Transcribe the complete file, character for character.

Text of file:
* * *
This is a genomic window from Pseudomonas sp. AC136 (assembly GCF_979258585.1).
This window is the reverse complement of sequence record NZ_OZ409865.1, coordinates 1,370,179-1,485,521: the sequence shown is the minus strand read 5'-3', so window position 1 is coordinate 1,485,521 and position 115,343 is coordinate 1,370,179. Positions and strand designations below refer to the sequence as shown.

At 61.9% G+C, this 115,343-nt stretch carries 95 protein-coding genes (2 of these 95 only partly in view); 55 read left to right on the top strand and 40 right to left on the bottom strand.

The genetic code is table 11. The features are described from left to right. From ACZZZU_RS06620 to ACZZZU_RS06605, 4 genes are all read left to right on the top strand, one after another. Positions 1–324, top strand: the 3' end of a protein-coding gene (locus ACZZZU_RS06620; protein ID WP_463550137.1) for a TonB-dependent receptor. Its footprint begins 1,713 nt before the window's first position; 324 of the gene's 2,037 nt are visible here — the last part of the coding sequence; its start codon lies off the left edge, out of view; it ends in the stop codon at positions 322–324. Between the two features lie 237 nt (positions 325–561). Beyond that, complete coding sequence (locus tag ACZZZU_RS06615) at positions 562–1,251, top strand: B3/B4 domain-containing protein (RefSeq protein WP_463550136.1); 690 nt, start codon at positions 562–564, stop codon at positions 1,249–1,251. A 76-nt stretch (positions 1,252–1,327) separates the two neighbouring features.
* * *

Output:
This is a genomic window from Pseudomonas sp. AC136 (assembly GCF_979258585.1).
This window is the reverse complement of sequence record NZ_OZ409865.1, coordinates 1,370,179-1,485,521: the sequence shown is the minus strand read 5'-3', so window position 1 is coordinate 1,485,521 and position 115,343 is coordinate 1,370,179. Positions and strand designations below refer to the sequence as shown.

At 61.9% G+C, this 115,343-nt stretch carries 95 protein-coding genes (2 of these 95 only partly in view); 55 read left to right on the top strand and 40 right to left on the bottom strand.

The genetic code is table 11. The features are described from left to right. From ACZZZU_RS06620 to ACZZZU_RS06605, 4 genes are all read left to right on the top strand, one after another. Positions 1–324, top strand: the 3' end of a protein-coding gene (locus ACZZZU_RS06620; protein ID WP_463550137.1) for a TonB-dependent receptor. Its footprint begins 1,713 nt before the window's first position; 324 of the gene's 2,037 nt are visible here — the last part of the coding sequence; its start codon lies off the left edge, out of view; it ends in the stop codon at positions 322–324. Between the two features lie 237 nt (positions 325–561). Beyond that, complete coding sequence (locus tag ACZZZU_RS06615) at positions 562–1,251, top strand: B3/B4 domain-containing protein (RefSeq protein WP_463550136.1); 690 nt, start codon at positions 562–564, stop codon at positions 1,249–1,251. A 76-nt stretch (positions 1,252–1,327) separates the two neighbouring features.